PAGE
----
For those of you that know us, you may be surprised to learn that on Sunday, we went on a wine tasting tour of the vineyards in San Gimignano. Lorenzo, our landlord in Florence, told us he was going and asked if we would care to join him and another couple, Diane and Ricardo from Australia, on this trip. San Gimignano is about a 45 minute drive outside of Florence. It is gorgeous, hilly wine country. We began our tour at the Tenute Niccolai farm where we saw the vines growing in neat rows along the hillside. The amount of sun each section gets determines the type of wine the grapes will produce. Nothing goes to waste. After the juice has been extracted from the grapes, the skins are dried and used as fuel for the farm furnaces. We then toured the processing plant, which pretty much resembles other winery processing plants I have seen. The wines are "aged" in three steps; first stainless steel tanks, then cement tanks lined with beeswax (which gives it a slight sweetness) and finally in wooden casks. This final step, time spent in the wooden casks, helps to determine the flavor. We then went to the tasting room where we sampled four different wines that the farm produced (...well, I sampled the wines. Lori did an excellent job of sampling the bottled water provided).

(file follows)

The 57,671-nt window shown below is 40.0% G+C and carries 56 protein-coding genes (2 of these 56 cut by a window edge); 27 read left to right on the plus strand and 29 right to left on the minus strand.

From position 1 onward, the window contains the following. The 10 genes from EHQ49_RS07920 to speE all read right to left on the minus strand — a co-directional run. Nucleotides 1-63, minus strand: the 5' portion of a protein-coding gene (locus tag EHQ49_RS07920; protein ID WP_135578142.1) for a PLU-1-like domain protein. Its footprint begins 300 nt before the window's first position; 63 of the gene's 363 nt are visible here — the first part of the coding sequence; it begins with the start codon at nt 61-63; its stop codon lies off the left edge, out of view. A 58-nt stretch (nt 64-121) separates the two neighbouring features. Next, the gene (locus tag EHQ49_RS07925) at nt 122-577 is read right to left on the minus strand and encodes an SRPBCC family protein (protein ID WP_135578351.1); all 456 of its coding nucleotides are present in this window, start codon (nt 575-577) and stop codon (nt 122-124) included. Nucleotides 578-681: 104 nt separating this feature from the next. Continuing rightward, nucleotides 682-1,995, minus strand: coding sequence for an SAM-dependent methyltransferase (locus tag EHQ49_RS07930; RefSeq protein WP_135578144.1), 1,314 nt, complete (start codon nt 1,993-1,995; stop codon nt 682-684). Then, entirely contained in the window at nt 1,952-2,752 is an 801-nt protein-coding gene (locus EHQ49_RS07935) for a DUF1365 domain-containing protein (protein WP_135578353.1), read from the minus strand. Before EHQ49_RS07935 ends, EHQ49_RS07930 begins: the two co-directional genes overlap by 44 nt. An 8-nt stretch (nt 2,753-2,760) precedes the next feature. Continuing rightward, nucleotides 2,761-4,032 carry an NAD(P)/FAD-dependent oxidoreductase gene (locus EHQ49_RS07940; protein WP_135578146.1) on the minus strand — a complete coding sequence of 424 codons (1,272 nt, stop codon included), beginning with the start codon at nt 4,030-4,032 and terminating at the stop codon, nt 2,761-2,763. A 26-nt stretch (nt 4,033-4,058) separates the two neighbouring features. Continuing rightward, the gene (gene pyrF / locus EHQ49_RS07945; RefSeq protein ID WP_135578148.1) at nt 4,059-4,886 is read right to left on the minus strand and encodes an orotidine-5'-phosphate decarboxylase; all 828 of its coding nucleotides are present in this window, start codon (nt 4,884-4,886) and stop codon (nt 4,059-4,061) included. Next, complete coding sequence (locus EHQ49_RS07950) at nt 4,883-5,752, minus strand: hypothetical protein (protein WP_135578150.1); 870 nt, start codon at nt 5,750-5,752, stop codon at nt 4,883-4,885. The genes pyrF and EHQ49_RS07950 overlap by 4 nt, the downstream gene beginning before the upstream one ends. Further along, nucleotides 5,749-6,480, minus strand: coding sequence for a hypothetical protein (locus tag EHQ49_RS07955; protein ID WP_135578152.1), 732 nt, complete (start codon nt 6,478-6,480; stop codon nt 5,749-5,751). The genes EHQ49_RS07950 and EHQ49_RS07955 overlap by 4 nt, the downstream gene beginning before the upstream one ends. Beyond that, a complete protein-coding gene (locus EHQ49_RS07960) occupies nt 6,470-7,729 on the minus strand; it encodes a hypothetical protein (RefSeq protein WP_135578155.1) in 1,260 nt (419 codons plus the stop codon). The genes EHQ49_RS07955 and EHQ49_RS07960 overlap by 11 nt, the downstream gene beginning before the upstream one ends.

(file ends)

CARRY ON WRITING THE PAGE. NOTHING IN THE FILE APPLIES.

No matter where you stood, you could see vineyards like this all around you.
We were a bit surprised to see that the soil almost seemed clay like. Not what we expected.
The guest vintners?
The traditional aging room.
By regulation this vineyard is restricted to producing only 50,000 bottles of their labeled wines per year. However, like all regulations, there are ways around this rule. The farm sells a number of bottles to local restaurants under a "table wine" label. This farm also is home to Villa Palagetto and Villa Arnilu, old farmhouses converted into bed and breakfast establishments.
Diane and Ricardo, new friends from Australia
Master control center for keeping the temperature even in the stainless steel and the cement tanks.
The shipping room where the finished product is sent out.
Following the wine tasting, we then traveled approximately five miles over winding, dusty, dirt roads to another vineyard owned by the same family, this one is called La Lucciolaia. Here the whole tour, numbering approximately 45 folks, were served a sumptuous four course luncheon. First course; antipasto (consisting of several piece of cold cuts, cheese, and mini- bruchettas with three different sauces on them. Second course; spaghetti with mushrooms and sausage pieces. Third course; slow-cooked, oven roasted beef with potatoes, cooked spinach, and beans. Fourth course; an assortment of pastries and cappuccino. Of course, during this luncheon, we sampled three more wines (and Lori continued her sampling of the bottled waters provided, declaring them all...bellisimo!).
Our land lord, Lorenzo
The main dinning room of La Lucciolaia
The gentleman on the far left of this picture was one of the owners of the two vineyards we visited.
The main course